With the surrender to U.S. authorities last week of Iraq's Deputy Prime Minister Tariq Aziz, the Pentagon has nabbed at least a dozen of the 55 senior Iraqi officials in its most-wanted deck of cards. Soon after catching Aziz, the military scored again by seizing Farouk Hijazi, a former high-ranking Iraqi spy, at the Syrian border. Now that the big shots are in custody, what will the U.S. do with them? Although their final fate--including whether, and where, they will face trial--is still being debated, the Pentagon is hard at work on its first priority: getting the captives to talk. The hope is that Aziz and the rest will finally shed light on the war's lingering unknowns, including the whereabouts of Saddam Hussein, his two sons and any weapons of mass destruction.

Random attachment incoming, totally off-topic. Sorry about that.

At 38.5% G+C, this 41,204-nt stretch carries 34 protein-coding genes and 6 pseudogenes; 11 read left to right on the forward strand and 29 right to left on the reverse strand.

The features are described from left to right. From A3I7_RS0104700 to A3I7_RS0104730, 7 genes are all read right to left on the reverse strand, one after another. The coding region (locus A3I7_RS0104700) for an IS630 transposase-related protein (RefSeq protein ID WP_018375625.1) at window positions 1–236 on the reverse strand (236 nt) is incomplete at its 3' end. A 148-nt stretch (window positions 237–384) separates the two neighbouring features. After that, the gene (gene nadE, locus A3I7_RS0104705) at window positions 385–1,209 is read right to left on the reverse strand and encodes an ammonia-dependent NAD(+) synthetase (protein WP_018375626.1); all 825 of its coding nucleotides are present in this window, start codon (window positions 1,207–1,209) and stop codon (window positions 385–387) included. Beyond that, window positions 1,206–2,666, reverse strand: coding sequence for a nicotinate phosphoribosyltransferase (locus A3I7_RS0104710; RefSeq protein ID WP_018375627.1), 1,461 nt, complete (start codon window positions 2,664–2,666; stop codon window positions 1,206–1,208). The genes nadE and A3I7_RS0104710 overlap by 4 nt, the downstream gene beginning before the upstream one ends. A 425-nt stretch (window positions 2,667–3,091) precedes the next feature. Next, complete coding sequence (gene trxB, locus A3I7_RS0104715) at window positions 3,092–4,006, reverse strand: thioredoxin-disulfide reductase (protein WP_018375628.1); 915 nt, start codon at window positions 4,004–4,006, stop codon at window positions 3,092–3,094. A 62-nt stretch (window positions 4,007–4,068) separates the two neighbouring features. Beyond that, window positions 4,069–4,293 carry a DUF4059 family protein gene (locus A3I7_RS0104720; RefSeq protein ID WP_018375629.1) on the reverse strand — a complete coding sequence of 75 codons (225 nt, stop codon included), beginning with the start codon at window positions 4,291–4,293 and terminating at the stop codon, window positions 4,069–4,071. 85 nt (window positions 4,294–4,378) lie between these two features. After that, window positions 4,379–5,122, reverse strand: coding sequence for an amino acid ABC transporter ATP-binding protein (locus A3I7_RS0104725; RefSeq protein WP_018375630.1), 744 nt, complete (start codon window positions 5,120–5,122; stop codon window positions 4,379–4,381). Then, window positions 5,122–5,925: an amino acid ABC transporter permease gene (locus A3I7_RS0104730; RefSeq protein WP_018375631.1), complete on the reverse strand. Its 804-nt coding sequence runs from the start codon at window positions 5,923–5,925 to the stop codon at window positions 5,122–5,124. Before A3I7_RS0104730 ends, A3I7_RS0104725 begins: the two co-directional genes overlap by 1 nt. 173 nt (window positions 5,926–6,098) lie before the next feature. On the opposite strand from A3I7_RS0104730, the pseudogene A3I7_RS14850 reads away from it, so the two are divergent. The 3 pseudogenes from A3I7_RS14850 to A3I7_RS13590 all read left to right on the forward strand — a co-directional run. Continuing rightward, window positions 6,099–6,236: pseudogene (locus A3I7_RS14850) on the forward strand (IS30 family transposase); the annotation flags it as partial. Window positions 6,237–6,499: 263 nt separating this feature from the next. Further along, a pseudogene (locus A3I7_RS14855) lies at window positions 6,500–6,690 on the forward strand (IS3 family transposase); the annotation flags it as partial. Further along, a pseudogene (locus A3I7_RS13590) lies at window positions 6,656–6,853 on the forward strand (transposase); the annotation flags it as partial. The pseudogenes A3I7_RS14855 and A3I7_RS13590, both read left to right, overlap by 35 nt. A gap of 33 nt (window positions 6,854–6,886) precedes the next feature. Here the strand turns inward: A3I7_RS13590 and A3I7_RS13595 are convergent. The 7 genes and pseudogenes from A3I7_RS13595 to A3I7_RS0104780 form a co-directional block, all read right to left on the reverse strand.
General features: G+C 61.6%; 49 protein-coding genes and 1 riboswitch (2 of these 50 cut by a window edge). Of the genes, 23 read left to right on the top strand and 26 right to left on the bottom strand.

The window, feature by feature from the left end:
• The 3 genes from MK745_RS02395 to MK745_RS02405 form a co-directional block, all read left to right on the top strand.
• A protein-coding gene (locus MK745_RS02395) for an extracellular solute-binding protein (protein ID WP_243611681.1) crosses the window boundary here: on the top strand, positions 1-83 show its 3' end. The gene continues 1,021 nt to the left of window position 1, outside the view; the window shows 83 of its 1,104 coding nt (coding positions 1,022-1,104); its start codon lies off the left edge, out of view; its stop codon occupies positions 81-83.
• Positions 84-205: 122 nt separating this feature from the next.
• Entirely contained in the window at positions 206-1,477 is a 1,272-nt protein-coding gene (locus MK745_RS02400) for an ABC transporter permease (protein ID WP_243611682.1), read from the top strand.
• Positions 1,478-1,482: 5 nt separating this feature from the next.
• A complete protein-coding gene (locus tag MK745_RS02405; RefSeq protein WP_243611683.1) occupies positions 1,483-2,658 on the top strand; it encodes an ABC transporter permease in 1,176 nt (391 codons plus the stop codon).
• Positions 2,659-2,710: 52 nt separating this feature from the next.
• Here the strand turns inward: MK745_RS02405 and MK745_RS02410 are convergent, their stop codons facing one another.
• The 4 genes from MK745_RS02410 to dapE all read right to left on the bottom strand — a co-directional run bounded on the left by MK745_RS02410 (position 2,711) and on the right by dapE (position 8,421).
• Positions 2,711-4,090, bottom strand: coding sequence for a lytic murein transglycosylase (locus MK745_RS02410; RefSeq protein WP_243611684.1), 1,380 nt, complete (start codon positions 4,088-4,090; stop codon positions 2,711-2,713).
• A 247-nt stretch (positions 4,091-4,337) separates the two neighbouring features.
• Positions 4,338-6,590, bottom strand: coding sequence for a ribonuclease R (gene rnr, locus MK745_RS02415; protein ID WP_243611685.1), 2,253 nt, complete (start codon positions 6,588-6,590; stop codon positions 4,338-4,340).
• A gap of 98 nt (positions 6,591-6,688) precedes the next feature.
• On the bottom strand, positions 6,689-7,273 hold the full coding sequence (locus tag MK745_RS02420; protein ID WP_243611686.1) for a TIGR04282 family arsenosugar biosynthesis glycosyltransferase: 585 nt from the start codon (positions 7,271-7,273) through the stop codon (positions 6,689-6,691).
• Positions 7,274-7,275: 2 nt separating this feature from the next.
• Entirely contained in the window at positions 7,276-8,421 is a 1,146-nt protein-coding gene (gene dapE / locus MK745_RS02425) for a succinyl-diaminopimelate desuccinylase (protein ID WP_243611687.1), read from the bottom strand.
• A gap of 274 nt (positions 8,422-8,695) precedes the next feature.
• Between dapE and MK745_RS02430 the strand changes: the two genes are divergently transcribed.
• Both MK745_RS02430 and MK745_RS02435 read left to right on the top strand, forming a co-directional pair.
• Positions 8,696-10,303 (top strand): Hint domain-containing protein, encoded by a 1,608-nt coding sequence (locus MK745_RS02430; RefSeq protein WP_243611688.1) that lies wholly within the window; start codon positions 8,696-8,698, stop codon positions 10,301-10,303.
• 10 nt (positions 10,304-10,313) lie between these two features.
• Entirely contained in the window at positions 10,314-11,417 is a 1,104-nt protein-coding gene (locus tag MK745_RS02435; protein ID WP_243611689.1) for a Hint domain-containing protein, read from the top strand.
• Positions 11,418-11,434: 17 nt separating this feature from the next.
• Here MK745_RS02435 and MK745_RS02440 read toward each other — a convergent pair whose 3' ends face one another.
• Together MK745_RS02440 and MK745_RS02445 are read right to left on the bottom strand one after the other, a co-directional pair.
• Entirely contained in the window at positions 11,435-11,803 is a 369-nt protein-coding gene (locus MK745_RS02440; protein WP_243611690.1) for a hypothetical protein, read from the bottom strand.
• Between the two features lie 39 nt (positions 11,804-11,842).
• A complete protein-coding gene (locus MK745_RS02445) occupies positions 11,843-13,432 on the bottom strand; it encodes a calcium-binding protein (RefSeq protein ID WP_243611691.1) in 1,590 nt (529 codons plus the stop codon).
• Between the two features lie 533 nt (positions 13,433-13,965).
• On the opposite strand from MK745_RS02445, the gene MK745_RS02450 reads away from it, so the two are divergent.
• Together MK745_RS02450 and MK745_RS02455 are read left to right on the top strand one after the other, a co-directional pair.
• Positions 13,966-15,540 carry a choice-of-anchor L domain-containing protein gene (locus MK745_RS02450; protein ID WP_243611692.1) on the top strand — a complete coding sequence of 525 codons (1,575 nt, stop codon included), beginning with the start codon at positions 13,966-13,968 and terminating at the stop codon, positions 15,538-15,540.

Questioners will want to know where Saddam purportedly stashed away billions of dollars, much of it gleaned from illicit oil sales. A senior Bush Administration official tells TIME that the U.S. Treasury Department will soon send a team of experts to examine financial documents and interrogate Iraqi officials. Among those they wish to grill are former Finance Minister Hikmat Mizban Ibrahim al-Azzawi, who is expected to know about the flow of money through Iraqi banking networks into neighboring countries like Jordan and Syria, and Saddam's half brother Barzan al-Takriti, who is thought to have managed the family's fortune from Geneva. Treasury officials also have designs on Aziz, who, though principally a foreign-policy expert, may have helped place regime funds in financial centers like Liechtenstein and Austria. --By Adam Zagorin and Mark Thompson